A new survey has placed Zimbabwe among the top three most corrupt countries in southern Africa.
The study by Centre for Corporate Governance in Africa at the University of Stellenbosch Business School (USB) entitled “Ethics and compliance risk survey 2014” said Angola, Zimbabwe and the Democratic Republic of the Congo (DRC) were the three most corrupt SADC countries.
The study included a variety of aspects, including its business environment, the regulatory environment and law enforcement. It is based on responses received from 26 companies listed on the Johannesburg Stock Exchange.
The three least corrupt countries are Mauritius, Botswana and Lesotho. “Corruption remains one of the major obstacles to Africa’s rise,” said Daniel Malan, director of the centre. “This is seen as a serious threat to the improved economic and political landscape in Africa.”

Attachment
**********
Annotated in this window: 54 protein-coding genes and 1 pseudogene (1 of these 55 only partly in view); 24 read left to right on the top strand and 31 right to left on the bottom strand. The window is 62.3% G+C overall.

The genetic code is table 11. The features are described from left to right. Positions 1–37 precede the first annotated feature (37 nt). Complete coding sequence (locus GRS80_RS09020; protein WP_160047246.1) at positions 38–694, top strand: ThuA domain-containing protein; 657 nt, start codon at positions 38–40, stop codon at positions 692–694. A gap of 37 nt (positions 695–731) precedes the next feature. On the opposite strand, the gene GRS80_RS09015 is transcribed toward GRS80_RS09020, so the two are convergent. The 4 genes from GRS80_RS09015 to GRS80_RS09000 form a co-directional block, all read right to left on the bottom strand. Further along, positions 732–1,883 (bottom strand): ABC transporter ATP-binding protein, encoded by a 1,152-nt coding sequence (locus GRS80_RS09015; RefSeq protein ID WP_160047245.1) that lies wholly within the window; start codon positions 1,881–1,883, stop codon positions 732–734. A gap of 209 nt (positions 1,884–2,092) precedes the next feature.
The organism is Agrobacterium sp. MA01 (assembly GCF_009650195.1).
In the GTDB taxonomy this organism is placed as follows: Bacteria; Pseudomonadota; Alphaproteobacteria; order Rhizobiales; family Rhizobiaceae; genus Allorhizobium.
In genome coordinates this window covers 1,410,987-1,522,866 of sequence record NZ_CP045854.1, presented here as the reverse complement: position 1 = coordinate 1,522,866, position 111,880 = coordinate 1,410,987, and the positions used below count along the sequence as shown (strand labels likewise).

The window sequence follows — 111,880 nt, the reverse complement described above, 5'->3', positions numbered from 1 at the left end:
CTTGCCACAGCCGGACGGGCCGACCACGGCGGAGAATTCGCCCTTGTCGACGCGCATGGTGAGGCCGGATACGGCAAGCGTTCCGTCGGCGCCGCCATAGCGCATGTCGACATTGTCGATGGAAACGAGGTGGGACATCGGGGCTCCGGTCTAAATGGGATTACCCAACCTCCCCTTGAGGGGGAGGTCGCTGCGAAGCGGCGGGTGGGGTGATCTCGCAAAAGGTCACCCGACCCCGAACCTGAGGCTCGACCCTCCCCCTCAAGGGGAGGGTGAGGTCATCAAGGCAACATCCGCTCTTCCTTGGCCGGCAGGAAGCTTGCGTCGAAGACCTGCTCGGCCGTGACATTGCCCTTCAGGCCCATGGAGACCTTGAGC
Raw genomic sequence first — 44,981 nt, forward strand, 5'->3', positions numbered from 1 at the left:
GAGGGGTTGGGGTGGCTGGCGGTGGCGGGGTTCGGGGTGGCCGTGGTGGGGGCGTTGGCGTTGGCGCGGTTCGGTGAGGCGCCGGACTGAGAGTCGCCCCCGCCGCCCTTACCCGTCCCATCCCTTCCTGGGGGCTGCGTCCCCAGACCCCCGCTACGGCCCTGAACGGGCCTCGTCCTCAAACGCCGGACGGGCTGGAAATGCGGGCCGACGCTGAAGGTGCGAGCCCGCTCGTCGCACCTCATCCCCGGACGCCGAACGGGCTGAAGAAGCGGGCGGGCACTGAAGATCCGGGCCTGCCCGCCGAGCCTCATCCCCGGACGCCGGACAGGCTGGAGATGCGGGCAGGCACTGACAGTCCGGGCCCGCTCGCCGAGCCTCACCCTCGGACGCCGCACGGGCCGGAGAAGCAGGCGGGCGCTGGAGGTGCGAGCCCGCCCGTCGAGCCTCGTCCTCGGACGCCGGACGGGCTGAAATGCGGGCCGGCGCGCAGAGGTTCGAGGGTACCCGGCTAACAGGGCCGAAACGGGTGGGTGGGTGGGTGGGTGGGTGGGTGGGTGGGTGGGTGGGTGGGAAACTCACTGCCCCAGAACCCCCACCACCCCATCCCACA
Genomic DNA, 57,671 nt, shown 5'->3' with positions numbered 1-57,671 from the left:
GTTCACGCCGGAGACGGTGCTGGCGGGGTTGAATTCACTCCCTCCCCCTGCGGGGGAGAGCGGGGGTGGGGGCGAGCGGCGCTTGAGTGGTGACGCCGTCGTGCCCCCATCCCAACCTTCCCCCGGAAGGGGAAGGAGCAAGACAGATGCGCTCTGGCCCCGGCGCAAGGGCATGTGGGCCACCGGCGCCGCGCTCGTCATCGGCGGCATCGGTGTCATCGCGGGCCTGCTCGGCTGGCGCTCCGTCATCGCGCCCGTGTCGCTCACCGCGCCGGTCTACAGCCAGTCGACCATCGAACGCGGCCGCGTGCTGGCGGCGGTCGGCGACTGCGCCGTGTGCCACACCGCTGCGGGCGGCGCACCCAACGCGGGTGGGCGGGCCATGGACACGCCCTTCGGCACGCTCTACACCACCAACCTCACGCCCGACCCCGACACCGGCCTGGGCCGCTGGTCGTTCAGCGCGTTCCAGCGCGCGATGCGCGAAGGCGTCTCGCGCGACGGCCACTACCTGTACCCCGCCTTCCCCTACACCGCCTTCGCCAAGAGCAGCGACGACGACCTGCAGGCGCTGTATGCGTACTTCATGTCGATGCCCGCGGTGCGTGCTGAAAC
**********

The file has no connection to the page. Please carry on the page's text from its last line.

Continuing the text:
Botswana, Namibia and Mauritius were considered to have the most effective regulatory environments while South Africa, Namibia and Mauritius scored highest in terms of compliance with money laundering regulations.
In December last year, Transparency International ranked Zimbabwe 161 out of 175 countries across the globe. In 2013, Zimbabwe scored 21 out of 100 and was one of the most corrupt countries, a slight improvement from the 2012 figures that placed it 20 out of 100.
The TI corruption perception index ranks countries based on how corrupt their public sector was perceived to be from a scale of zero (highly corrupt) and 100 (very clean).
Botswana was in 2014 the highest African ranking in terms of being less corrupt at 31 out of 175 countries and scored 63 out of 100 in terms of being clean.
Although Mugabe has often publicly attacked top government and party officials for abusing their offices to enrich themselves so far no action has been taken against them, casting doubt on his commitment to end corruption.